A half-century ago, Arkansas Gov. Orval Faubus ordered troops from the Arkansas National Guard to Central High School because the Little Rock School Board had decided to allow nine black students to attend the previously all-white school. One of those students, Elizabeth Eckford, recalls that time.

Link: NPR : One of the 'Little Rock Nine' Looks Back.

Conscientious objectors persecuted, prosecuted, executed

On September 16, 1939, August Dickmann was the first Conscientious Objector to be executed by the Germans in World War II. Following the execution of the 29 year old Dickmann, the Nazis executed another 270 Conscientious Objector Jehovah Witnesses.

A brief artice on the Peace History web site says:

August Dickmann, a German and a Jehovah's Witness, became the first conscientious objector (CO) to be executed by the Nazis during World War II. The execution by firing squad took place in Sachsenhausen concentration camp before all prisoners, including 400 Jehovah's Witness inmates. Threatened by Commandant Hermann Baranowsky with the same fate, none of the remaining 400 Witnesses renounced their CO position. Later, the Nazis commonly executed Witnesses by guillotine or hanging, not wanting to spend bullets on COs. German military courts sentenced and executed 270 Jehovah's Witnesses, the largest number of COs executed from any victim group during World War II.

Conscientious Objectors continue to be prosecuted and persecuted in most countries at war even the United States. During the Iraq war there have been soldiers who have refused to fight and kill such as Ehren Watada who is scheduled for court martial on October 9, 2007.

How is it that we live in a society and a time in history where people who refuse to attack, injure, and kill others are themselves killed for that refusal? What are we teaching our children?

What passes for history in most schools is a history of generals and war, conquerors and the conquered, winners and loosers, dominators and the dominated. It is time to teach a new history of peace and justice. Conscientious objectors are the saints among us who have lived based on values that our current sinful world rejects. Where the world sees domination and vengeance, conscientious objectors see partnership, peace, and love.

Link: This Week In Peace History.

Congresswoman Barbara Lee the one congressperson of wisdom, judgment, conscience, and courage will be remembered for her vote 6 years ago today on 9/15/01

Barbara_lee The only congressperson to vote against the resolution authorizing President Bush to go to war in Iraq was congresswoman Barbara Lee who voted against the resolution 6 years ago today on September 15, 2001. The measure passed the Senate 98-0 and in the House of Representatives 420-1.

Congresswoman Barbara Lee seems to be our only representative with the wisdom, good judgment, and conscience to see through the farce being perpetrated against the American people and the world. She is a saint among us and should be admired as a person of virtue, integrity, and courage.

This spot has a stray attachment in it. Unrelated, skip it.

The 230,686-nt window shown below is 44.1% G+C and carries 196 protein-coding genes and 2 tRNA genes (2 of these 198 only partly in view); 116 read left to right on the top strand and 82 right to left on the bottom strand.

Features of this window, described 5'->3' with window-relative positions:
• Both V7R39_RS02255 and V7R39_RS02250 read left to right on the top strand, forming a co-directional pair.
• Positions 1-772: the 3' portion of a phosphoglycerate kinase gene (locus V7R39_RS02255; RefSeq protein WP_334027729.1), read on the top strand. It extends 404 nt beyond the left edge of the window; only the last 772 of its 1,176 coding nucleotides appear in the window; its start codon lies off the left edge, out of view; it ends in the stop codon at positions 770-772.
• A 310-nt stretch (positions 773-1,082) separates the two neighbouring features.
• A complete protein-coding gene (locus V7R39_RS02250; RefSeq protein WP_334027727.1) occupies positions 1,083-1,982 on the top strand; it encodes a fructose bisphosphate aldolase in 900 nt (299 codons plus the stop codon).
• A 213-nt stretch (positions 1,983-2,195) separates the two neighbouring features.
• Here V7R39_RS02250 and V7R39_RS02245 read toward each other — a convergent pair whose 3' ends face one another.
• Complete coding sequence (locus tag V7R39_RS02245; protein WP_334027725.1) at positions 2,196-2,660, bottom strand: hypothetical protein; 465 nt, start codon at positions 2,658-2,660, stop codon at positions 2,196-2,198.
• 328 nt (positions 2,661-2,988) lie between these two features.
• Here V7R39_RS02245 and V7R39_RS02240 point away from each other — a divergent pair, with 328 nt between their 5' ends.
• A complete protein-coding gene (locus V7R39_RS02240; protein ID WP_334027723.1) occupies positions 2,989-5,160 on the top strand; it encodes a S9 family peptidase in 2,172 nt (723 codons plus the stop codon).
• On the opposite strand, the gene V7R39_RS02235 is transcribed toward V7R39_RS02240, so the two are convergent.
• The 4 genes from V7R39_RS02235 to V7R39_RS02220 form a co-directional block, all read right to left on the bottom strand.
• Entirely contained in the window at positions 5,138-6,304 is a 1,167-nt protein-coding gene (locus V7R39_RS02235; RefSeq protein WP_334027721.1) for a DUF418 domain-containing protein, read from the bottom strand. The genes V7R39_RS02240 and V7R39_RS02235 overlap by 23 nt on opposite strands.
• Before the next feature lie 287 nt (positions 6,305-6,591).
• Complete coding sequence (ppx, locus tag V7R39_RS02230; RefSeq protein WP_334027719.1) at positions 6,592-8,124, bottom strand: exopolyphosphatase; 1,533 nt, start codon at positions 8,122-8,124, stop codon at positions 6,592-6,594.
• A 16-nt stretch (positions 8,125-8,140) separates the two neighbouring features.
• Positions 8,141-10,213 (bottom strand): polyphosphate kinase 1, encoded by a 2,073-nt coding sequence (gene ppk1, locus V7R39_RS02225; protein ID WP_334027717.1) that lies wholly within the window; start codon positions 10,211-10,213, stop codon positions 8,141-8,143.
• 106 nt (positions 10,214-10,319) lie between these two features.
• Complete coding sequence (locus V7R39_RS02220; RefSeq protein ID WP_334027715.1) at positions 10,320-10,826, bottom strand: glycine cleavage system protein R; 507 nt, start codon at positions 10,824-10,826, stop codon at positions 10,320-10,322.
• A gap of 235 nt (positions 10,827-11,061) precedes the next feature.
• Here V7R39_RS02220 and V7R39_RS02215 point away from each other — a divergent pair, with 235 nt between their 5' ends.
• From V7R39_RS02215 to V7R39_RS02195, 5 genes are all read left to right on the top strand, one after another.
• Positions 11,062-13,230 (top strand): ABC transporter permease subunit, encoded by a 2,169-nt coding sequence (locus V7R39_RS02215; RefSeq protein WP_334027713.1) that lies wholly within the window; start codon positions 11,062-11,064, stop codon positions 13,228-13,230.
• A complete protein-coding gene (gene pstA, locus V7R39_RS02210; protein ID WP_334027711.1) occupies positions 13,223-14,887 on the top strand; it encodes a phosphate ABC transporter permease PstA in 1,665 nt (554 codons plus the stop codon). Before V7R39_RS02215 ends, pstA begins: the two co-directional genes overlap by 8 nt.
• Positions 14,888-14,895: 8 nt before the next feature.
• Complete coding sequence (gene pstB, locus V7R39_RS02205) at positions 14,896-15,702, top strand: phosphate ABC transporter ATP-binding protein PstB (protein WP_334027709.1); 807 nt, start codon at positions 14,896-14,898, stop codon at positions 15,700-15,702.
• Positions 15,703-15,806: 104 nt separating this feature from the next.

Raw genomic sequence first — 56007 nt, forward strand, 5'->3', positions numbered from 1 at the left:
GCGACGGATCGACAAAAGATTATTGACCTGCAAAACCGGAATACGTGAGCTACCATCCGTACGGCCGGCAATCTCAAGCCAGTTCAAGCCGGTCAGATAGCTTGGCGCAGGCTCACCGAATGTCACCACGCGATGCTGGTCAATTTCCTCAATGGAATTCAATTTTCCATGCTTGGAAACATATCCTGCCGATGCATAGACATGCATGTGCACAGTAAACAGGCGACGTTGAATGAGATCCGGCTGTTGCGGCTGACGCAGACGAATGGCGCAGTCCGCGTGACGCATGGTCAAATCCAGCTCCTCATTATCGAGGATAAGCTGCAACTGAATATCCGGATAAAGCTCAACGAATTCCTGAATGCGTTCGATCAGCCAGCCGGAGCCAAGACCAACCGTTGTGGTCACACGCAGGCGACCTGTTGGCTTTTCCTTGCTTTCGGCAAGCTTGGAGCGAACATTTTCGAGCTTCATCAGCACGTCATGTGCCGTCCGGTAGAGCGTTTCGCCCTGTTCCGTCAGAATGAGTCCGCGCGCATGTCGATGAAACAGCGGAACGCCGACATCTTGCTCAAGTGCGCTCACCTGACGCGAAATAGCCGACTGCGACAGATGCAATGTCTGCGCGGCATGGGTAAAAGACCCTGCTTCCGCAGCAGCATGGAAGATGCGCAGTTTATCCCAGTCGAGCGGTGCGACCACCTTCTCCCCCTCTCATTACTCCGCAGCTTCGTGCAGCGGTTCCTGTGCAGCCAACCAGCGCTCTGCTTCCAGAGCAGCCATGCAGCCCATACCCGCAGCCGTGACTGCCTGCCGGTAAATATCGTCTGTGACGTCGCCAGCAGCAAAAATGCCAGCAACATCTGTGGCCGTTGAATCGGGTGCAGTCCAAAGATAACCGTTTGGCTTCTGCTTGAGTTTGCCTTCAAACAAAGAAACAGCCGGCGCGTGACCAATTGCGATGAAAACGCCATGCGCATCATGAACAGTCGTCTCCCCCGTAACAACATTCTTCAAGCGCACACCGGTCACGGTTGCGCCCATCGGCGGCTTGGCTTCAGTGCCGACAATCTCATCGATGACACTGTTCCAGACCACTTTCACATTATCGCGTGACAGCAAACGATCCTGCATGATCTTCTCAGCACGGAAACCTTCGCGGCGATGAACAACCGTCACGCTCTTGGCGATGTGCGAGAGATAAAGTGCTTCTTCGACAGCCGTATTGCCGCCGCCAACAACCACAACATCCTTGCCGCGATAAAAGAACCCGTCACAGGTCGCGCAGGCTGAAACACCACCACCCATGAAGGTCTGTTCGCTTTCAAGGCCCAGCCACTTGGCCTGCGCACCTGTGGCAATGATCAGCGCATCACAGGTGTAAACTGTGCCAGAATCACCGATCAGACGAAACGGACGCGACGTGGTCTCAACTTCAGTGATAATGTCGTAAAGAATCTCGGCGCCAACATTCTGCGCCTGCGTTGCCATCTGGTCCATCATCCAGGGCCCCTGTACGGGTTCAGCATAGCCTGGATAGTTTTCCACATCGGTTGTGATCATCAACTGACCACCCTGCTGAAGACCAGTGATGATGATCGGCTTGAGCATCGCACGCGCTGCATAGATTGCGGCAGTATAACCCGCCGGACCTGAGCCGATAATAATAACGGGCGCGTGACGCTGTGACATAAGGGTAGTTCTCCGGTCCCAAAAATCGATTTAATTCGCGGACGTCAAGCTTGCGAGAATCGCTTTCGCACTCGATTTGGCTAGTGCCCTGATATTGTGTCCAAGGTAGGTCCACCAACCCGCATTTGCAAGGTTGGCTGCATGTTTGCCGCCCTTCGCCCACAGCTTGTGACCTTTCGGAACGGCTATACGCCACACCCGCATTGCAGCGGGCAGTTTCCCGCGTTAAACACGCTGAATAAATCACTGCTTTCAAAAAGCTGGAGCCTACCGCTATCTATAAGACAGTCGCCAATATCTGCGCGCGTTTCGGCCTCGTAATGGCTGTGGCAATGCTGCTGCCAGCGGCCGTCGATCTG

"It was a vote of conscience," says California Democratic Representative Barbara Lee.

On September 15, the US Congress approved a resolution authorizing President Bush to use "all necessary and appropriate force" against anyone associated with the terrorist attacks of September 11. The measure passed 98-0 in the Senate and 420-1 in the House. The lone dissenting vote was a colonel's daughter and longtime maverick from California -- Democrat Barbara Lee.

"I am convinced that military action will not prevent further acts of international terrorism against the United States," Lee said on the House floor on Sept. 15. "There must be some of us who say, 'Let's step back for a moment and think through the implications of our actions today -- let us more fully understand the consequences.'"

Link: Alone on the Hill.

What the Amish are Teaching America

Forgiveness Sally Kohn has a wonderful article posted on October 6, 2006 on the Common Dreams web site entitled "What the Amish are Teaching America". It is well worth a read.

According to reports by counselors who attended the grief session, the Amish family members grappled with a number of questions: Do we send our kids to school tomorrow? What if they want to sleep in our beds tonight, is that okay? But one question they asked might surprise us outsiders. What, they wondered, can we do to help the family of the shooter? Plans were already underway for a horse-and-buggy caravan to visit Charles Carl Roberts’ family with offers of food and condolences. The Amish, it seems, don’t automatically translate their grieving into revenge. Rather, they believe in redemption.